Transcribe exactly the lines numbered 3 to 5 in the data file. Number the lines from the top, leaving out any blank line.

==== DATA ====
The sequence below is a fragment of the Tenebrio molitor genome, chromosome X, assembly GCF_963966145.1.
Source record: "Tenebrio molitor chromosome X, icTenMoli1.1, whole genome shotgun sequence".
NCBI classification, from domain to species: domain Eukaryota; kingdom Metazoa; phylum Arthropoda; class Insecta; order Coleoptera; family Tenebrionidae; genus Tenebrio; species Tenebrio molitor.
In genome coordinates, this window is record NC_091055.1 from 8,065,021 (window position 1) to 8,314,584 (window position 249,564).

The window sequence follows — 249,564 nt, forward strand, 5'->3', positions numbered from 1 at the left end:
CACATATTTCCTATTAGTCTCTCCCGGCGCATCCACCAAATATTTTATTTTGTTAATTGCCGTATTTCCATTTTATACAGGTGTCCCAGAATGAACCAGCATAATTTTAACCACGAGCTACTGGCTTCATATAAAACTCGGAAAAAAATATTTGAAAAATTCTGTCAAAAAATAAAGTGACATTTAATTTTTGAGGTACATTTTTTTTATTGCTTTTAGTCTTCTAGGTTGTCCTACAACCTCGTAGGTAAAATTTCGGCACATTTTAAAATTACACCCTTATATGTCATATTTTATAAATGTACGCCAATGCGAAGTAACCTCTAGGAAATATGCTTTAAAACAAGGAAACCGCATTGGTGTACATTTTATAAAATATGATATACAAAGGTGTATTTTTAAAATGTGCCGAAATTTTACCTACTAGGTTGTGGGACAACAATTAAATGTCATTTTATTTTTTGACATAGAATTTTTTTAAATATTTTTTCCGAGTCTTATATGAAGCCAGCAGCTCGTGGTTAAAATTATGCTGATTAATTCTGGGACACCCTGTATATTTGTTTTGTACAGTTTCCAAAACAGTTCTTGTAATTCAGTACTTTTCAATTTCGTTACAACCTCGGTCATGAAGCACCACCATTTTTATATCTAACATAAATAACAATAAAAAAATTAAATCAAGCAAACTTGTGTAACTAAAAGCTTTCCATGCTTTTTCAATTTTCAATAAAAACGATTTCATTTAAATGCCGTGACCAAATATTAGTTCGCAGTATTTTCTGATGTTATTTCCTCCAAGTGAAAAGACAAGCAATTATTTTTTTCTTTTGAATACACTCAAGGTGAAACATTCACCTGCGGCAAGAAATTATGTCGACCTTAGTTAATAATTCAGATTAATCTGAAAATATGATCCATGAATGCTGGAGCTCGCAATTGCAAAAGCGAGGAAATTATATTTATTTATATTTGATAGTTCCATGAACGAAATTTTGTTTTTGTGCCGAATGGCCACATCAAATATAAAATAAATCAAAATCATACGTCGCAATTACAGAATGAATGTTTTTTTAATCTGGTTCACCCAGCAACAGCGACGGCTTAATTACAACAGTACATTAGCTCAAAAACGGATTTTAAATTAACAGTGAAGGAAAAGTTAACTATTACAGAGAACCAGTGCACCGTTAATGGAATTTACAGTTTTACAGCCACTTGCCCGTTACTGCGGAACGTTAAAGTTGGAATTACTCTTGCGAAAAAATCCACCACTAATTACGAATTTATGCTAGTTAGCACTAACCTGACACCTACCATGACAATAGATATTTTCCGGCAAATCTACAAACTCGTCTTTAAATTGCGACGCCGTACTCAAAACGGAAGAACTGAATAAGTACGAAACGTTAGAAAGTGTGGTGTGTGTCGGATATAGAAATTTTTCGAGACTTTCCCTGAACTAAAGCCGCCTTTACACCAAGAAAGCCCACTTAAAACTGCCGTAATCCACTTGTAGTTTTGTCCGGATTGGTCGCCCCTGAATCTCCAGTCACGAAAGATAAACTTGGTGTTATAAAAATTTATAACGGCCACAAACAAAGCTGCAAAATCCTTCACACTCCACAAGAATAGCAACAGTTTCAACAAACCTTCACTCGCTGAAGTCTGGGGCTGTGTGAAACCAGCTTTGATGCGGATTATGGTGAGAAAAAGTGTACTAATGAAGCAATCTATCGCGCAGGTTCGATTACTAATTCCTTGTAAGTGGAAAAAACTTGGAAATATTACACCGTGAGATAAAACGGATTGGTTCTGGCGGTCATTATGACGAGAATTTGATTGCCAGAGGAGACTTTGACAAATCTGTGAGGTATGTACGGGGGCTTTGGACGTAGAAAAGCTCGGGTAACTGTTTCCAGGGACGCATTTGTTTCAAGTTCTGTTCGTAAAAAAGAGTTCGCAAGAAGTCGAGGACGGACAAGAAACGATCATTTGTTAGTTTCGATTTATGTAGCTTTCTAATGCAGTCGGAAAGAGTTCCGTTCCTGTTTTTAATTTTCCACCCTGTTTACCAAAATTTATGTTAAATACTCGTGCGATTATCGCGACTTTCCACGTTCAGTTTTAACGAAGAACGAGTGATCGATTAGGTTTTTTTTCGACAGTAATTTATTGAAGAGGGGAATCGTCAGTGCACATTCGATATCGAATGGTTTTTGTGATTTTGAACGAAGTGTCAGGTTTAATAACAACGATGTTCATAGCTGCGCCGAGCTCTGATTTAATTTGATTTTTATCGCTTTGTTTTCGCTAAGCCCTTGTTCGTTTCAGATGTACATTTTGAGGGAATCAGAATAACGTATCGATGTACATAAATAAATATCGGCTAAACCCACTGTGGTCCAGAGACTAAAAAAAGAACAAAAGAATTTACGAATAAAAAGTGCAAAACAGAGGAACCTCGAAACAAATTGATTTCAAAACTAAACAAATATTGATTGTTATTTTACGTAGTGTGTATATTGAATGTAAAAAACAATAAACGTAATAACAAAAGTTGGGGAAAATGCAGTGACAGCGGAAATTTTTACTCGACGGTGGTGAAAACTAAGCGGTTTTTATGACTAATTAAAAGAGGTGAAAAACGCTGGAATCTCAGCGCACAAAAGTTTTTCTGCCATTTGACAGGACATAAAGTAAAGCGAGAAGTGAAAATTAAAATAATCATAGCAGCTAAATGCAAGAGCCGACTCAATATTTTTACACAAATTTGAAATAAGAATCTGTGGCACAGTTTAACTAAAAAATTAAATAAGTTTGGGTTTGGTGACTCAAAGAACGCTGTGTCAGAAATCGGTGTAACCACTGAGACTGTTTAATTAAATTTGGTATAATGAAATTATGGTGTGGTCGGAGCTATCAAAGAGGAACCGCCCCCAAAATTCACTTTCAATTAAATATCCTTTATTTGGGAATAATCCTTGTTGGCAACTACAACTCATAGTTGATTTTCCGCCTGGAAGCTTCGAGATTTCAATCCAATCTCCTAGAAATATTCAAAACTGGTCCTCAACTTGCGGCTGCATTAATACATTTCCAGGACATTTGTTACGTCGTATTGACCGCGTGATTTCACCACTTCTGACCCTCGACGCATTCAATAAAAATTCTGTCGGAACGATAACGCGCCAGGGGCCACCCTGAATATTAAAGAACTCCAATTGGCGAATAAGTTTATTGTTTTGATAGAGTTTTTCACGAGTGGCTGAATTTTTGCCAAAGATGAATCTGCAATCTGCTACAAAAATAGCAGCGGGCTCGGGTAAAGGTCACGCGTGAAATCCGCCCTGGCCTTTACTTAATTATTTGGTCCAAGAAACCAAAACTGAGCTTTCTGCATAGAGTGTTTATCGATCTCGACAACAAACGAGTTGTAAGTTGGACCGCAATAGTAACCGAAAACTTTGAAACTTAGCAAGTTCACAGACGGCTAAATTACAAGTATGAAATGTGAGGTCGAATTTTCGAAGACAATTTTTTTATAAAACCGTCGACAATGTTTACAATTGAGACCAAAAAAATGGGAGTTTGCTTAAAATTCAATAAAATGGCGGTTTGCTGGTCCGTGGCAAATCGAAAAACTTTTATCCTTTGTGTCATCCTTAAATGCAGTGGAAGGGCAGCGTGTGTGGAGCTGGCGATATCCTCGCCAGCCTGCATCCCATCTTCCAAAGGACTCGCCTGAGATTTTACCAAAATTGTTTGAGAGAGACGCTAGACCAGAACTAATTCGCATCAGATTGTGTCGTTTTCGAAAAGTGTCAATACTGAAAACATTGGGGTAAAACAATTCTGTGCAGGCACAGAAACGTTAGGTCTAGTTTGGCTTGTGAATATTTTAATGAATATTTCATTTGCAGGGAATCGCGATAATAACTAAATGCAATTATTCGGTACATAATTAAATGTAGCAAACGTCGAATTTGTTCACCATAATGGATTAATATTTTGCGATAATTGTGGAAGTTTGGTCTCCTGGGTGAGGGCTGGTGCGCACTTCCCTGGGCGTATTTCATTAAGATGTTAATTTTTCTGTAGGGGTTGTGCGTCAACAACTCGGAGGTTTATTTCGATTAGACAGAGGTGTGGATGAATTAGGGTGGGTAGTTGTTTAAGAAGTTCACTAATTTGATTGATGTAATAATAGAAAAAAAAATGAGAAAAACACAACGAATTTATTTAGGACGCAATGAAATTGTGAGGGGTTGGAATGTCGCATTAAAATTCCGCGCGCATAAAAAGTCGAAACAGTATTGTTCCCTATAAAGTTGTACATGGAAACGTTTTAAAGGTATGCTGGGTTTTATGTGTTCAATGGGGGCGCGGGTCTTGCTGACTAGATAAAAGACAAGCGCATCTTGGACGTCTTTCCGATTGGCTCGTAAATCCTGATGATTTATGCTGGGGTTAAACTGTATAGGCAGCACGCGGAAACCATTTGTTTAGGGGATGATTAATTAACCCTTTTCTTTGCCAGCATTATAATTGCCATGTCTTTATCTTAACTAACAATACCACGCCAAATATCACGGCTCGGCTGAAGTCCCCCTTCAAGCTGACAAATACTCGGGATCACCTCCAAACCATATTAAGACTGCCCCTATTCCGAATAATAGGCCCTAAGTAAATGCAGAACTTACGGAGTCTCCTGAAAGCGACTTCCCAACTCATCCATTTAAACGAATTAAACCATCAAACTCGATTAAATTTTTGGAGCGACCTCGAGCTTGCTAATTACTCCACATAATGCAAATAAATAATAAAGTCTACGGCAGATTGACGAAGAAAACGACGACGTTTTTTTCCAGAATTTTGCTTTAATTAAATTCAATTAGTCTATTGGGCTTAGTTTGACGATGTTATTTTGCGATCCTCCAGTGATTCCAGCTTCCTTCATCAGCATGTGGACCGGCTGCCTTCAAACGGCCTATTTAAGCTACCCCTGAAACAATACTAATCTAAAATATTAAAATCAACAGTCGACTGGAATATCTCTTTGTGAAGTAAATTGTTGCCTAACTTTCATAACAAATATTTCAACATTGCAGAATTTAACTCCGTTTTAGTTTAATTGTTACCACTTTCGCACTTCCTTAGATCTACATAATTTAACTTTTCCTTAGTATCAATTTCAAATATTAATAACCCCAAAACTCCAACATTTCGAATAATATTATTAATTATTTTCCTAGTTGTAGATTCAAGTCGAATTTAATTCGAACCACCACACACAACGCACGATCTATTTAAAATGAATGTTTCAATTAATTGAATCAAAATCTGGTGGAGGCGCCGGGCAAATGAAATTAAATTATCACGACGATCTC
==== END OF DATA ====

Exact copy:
NCBI classification, from domain to species: domain Eukaryota; kingdom Metazoa; phylum Arthropoda; class Insecta; order Coleoptera; family Tenebrionidae; genus Tenebrio; species Tenebrio molitor.
In genome coordinates, this window is record NC_091055.1 from 8,065,021 (window position 1) to 8,314,584 (window position 249,564).

The window sequence follows — 249,564 nt, forward strand, 5'->3', positions numbered from 1 at the left end: